Authorities are bracing for an increase in the number of COVID-19 cases linked to a western Sydney aged care home after a worker attended the facility for six consecutive days with mild symptoms and later tested positive.
NSW chief health officer Dr Kerry Chant says 29 people connected to Anglicare’s Newmarch House in Caddens have been confirmed to have COVID-19, with testing being ramped up at the facility.
Of those cases, three are overseas-acquired and at least 20 are contacts of the female employee who attended work for six days with a sore throat.
Strict isolation protocols have been implemented at the home but Dr Chant expects the number of COVID-19 cases linked to the facility to rise.
She reiterated aged care workers needed to take particular care because COVID-19 was extremely infectious in institutional settings such as nursing homes.
Aged care workers with any respiratory symptoms should seek COVID-19 testing.
“We see this amplification in institutions and that explains the very strong messages we’re giving,” Dr Chant told reporters on April 17.
“Anyone in an institution who has lots of contact with lots of people poses significant risks if anyone is unwell and transmitting. It’s not unexpected.”
Most cases at Newmarch House, which has 96 residents, remain mild and Anglicare says they are being cared for by a specially trained team.
As a precaution, residents who tested negative are being re-tested, Anglicare said in a statement on Friday.
NSW Labor health spokesman Ryan Park has implored the government to enforce daily temperature checks on healthcare and aged care workers, as well as extra support and protective equipment in light of the incident.
Some 29 new cases of COVID-19 were confirmed in NSW on Friday, taking the total number of cases to 2926. No new deaths have been reported.
A seven-week-old baby boy was among the new cases.
There are 153 crew aboard the Ruby Princess cruise ship with confirmed cases of COVID-19, while at least 13 crew members have been evacuated to NSW hospitals.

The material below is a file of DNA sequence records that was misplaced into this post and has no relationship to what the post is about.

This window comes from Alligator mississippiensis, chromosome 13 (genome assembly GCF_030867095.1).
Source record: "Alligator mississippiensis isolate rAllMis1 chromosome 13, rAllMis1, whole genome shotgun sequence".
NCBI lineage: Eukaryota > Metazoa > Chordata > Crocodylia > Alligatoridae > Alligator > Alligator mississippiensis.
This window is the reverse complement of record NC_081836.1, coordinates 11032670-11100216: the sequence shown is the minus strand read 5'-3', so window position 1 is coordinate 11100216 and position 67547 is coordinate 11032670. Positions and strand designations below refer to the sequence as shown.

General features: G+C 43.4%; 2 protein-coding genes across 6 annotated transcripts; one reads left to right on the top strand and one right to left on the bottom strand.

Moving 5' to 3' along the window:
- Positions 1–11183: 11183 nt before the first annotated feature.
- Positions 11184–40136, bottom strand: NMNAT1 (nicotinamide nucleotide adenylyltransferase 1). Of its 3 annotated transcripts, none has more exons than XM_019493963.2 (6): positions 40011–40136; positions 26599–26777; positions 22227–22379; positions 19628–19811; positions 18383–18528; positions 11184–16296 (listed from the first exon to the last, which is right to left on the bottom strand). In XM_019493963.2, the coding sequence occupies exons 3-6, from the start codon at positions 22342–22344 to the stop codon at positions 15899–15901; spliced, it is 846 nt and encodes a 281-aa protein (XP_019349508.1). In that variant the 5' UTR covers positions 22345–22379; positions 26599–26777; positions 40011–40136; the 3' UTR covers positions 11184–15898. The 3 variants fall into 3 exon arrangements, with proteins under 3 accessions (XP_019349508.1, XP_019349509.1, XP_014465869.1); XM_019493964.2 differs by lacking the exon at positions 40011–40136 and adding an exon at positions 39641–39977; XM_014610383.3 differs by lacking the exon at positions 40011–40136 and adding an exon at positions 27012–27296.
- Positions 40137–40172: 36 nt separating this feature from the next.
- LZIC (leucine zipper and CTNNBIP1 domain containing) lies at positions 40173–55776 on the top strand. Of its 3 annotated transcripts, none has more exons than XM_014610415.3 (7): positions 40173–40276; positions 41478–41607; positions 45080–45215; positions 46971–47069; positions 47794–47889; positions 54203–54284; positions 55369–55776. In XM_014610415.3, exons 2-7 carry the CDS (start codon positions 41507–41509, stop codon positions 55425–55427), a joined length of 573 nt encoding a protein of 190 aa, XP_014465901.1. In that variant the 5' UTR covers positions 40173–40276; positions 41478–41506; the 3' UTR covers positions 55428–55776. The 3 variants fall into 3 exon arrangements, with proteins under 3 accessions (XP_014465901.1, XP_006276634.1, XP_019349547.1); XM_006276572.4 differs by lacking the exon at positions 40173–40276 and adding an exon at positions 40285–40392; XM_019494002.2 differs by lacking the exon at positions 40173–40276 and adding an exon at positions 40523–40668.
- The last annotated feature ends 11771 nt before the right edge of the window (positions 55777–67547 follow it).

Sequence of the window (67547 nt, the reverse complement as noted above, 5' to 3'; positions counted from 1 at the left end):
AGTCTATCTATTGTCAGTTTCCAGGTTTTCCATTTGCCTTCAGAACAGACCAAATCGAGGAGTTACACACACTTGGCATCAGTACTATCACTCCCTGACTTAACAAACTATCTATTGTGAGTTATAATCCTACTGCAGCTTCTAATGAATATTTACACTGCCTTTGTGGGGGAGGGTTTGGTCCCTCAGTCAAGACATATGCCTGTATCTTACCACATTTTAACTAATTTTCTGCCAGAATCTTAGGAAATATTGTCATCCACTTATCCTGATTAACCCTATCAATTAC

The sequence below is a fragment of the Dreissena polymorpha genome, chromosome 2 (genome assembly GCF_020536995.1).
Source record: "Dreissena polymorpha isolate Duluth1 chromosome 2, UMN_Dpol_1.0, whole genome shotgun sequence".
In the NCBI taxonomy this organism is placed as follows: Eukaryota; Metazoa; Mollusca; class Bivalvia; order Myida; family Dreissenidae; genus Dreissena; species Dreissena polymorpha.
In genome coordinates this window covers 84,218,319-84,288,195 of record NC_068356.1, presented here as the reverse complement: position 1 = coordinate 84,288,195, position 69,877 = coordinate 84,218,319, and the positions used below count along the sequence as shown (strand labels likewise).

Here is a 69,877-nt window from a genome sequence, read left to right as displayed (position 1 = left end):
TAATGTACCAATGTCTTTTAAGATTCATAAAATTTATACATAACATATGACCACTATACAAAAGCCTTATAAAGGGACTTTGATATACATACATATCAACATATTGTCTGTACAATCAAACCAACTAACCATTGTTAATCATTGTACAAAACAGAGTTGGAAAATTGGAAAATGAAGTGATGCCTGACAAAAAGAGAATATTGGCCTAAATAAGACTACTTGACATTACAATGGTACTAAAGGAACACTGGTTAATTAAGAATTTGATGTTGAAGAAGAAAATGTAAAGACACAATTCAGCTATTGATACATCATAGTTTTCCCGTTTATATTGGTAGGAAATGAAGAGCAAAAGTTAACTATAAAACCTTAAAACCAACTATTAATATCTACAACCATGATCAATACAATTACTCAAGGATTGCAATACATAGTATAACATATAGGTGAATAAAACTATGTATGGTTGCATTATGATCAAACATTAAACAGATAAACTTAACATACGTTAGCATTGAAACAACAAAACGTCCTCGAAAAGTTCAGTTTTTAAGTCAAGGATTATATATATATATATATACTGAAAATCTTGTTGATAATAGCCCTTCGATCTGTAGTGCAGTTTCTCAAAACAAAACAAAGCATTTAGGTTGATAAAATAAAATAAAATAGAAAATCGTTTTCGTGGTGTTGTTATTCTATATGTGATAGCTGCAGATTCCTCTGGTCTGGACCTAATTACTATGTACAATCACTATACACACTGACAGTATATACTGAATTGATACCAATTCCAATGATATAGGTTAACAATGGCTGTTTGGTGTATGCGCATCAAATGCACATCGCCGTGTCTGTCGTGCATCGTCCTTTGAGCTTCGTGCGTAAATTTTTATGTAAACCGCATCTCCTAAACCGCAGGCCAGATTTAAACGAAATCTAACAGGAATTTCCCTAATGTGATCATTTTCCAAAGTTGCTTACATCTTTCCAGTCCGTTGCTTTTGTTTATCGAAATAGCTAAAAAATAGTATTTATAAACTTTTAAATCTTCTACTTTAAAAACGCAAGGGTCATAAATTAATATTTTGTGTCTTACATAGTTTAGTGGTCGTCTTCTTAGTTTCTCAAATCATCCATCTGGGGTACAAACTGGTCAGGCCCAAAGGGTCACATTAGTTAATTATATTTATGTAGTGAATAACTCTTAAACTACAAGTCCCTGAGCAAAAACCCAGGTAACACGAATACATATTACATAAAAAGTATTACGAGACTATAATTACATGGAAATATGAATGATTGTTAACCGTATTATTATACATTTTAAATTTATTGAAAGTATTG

NSW Police Commissioner Mick Fuller said the cruise ship – which is docked at Port Kembla – could leave Australia by Sunday.
Mr Fuller said on Friday he was still waiting for the all-clear for health authorities to begin the process of asking the Ruby Princess to depart, with NSW Health progressively testing the ship’s 1040 crew members for the virus.
A criminal investigation is underway into the Ruby Princess fiasco, which is connected to 19 coronavirus deaths and hundreds of cases across Australia, and police will send more than 5600 online questionnaires to passengers asking what they saw and heard during the cruise.
Premier Gladys Berejiklian, meanwhile, said an additional $15 million would be provided for a 40-bed COVID-19 ward at Sydney’s Royal North Shore Hospital, as well as separate funding boosts for hospitals in Macksville, Mudgee and Dubbo.
“It is not just increasing ICU capacity but making sure our hospital wards can cater for COVID-19 patients who aren’t well enough to be at home but aren’t sick enough to be in ICU,” Berejiklian told reporters on Friday.
She said a “rostering system” would be implemented in NSW schools as face-to-face learning is ramped back up from the third week of term two on May 11, with students to go to school on staggered days of the week.
Meanwhile, police continue to enforce self-isolation regulations, fining 24 people and charging six across the state in the past 24 hours.